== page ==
The ransomware business is booming this year and could be bringing in billions for some of its top players, according to a report released by the US Treasury’s Financial Crimes Enforcement Network, or FinCEN (via The Record). The report analyzed the massive growth in ransomware payments in the first half of 2021 by looking at suspicious activity reports from financial institutions and was even able to estimate how much some hacking groups were making by analyzing blockchain transactions linked to their wallets.
The report found that reports of suspicious ransomware-related transactions totaled around $590 million from January 2021 to June 2021. One of the most shocking numbers in the report is that the top 10 hacking groups have trafficked around $5.2 billion worth of Bitcoin over the past three years.
It’s a mind-boggling figure, but it’s likely an incomplete one. FinCEN came to it by finding wallets linked to payments to the top 10 ransomware programs, then analyzing their outgoing transactions (with the money likely headed off to be laundered, though it’s worth noting that it’s almost impossible to know whether it came from ransomware activities). The hacking groups could have more crypto squirreled away in wallets they haven’t touched yet. Or they could have it in other currencies — the analysis only covered Bitcoin, and the report indicates there’s been an increase in hackers asking for alternative coins like Monero.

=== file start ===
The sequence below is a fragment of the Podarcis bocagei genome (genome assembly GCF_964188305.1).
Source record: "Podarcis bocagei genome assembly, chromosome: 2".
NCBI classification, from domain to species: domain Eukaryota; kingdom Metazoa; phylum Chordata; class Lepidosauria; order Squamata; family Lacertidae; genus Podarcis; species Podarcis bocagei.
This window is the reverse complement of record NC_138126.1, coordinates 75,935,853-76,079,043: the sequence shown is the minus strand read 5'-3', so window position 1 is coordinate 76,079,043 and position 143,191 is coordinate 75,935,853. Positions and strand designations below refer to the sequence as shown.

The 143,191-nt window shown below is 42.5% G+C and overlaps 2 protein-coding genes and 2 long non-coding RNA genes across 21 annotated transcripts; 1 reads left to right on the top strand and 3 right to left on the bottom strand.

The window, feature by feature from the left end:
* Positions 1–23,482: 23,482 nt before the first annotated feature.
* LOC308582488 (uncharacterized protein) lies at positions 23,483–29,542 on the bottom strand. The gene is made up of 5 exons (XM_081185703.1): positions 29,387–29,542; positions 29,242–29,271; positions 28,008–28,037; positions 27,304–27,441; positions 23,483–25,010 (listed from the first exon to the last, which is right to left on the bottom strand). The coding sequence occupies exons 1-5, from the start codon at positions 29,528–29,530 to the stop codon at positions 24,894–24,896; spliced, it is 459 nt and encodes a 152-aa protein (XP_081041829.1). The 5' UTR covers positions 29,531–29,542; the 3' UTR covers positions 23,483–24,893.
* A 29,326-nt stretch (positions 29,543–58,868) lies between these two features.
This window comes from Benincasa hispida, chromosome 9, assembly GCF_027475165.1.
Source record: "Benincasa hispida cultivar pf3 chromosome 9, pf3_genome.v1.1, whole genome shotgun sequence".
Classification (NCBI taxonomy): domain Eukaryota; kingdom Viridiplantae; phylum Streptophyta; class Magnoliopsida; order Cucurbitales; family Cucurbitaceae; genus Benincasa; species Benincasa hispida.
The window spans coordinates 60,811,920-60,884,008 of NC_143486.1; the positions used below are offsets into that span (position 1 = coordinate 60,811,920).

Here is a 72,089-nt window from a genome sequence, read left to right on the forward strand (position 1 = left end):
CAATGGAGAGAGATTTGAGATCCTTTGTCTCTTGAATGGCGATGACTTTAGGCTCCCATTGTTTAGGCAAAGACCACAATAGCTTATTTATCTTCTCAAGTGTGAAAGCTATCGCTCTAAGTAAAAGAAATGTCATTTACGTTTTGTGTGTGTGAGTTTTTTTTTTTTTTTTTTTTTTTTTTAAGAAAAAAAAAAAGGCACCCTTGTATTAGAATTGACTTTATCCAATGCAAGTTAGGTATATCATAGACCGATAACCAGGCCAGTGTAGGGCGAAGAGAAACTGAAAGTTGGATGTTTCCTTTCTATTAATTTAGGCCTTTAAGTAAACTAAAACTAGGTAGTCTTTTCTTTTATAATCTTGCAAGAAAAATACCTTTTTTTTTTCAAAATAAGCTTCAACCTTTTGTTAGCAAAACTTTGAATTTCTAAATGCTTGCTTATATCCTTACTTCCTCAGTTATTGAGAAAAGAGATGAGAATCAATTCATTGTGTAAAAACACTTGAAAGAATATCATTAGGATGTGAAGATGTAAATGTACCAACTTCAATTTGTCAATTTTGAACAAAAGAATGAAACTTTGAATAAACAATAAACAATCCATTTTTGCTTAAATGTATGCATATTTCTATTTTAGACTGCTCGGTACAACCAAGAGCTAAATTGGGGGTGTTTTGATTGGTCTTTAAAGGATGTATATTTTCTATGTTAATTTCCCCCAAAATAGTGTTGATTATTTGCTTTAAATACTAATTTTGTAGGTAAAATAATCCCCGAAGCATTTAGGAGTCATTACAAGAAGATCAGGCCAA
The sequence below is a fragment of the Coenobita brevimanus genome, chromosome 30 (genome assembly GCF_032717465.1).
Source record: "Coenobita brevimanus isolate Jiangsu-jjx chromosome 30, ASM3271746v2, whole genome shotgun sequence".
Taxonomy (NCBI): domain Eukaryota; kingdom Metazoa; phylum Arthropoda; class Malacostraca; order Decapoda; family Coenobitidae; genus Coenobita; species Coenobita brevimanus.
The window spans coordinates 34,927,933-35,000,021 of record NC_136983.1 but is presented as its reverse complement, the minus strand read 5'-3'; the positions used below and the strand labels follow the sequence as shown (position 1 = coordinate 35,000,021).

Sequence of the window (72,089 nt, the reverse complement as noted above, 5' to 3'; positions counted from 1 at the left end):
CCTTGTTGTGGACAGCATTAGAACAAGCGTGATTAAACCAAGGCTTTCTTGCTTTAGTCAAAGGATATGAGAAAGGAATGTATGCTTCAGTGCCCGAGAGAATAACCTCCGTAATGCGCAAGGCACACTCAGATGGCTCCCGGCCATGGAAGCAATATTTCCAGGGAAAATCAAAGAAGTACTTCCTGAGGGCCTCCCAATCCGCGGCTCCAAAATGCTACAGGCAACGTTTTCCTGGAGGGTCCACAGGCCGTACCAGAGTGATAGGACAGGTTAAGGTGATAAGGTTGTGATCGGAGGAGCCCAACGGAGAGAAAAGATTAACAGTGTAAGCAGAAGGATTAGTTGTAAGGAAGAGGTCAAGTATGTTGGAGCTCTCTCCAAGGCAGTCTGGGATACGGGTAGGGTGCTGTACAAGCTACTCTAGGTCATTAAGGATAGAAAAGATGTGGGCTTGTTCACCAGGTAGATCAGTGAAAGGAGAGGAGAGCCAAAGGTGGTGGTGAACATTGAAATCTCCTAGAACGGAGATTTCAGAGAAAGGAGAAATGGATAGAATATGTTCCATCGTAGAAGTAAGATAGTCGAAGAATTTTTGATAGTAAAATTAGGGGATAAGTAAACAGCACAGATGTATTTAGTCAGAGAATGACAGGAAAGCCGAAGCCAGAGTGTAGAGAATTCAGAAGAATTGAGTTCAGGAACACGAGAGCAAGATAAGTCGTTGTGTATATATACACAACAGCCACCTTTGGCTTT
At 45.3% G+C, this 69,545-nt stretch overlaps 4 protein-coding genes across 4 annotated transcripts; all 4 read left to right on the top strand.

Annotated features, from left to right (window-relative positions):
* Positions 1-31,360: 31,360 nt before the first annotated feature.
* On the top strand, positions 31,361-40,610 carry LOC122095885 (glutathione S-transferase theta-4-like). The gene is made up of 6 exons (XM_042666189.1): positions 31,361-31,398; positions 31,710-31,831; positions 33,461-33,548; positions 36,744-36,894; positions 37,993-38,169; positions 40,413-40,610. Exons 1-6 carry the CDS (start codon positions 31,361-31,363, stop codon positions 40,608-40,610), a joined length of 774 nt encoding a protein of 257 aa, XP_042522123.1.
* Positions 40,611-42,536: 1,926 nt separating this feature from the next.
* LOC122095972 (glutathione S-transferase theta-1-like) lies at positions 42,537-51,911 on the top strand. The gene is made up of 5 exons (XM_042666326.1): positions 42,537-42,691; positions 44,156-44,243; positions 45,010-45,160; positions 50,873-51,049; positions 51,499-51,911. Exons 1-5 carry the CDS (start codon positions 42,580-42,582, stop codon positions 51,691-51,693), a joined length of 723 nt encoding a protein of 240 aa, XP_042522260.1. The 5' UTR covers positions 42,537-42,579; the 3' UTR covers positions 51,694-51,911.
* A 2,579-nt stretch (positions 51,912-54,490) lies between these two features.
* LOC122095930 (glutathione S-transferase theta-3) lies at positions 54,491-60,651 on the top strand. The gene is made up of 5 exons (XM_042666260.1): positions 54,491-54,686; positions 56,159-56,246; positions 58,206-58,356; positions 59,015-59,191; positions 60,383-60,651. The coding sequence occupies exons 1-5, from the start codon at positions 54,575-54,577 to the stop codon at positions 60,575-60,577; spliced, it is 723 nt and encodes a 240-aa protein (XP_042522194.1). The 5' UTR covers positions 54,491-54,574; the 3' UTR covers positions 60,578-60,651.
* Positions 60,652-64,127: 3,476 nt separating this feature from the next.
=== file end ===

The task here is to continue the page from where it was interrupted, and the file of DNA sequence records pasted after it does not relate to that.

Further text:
In June, Chainalysis’ research director told The Verge that the blockchain data company had labeled 2020 “the year of ransomware” and wondered if 2021 wouldn’t get the same title. It seems that the answer is yes, though maybe it needs an upgrade — FinCEN estimates that there was $200 million more paid out in the first half of 2021 than in the entirety of 2020. It says that if the trends keep up, hackers could make more from ransomware this year than they did in the past decade.
It’s not a surprise that the ransomware business is booming in 2021 — we’ve seen hackers hit and extort major tech companies, pipelines, hospitals, insurance companies, and more. But this report shows how paying ransoms can help fund hackers’ attempts to get at new targets, with the massive success of just a few groups. The government has been working to clamp down on this vicious cycle, though. The Department of Justice is setting up a team to go after the exchanges that facilitate crime-related transactions, like ransomware demands. But with billions on the line, it’s going to have to overcome huge incentives if it wants to stay ahead.Internet Explorer Channel Network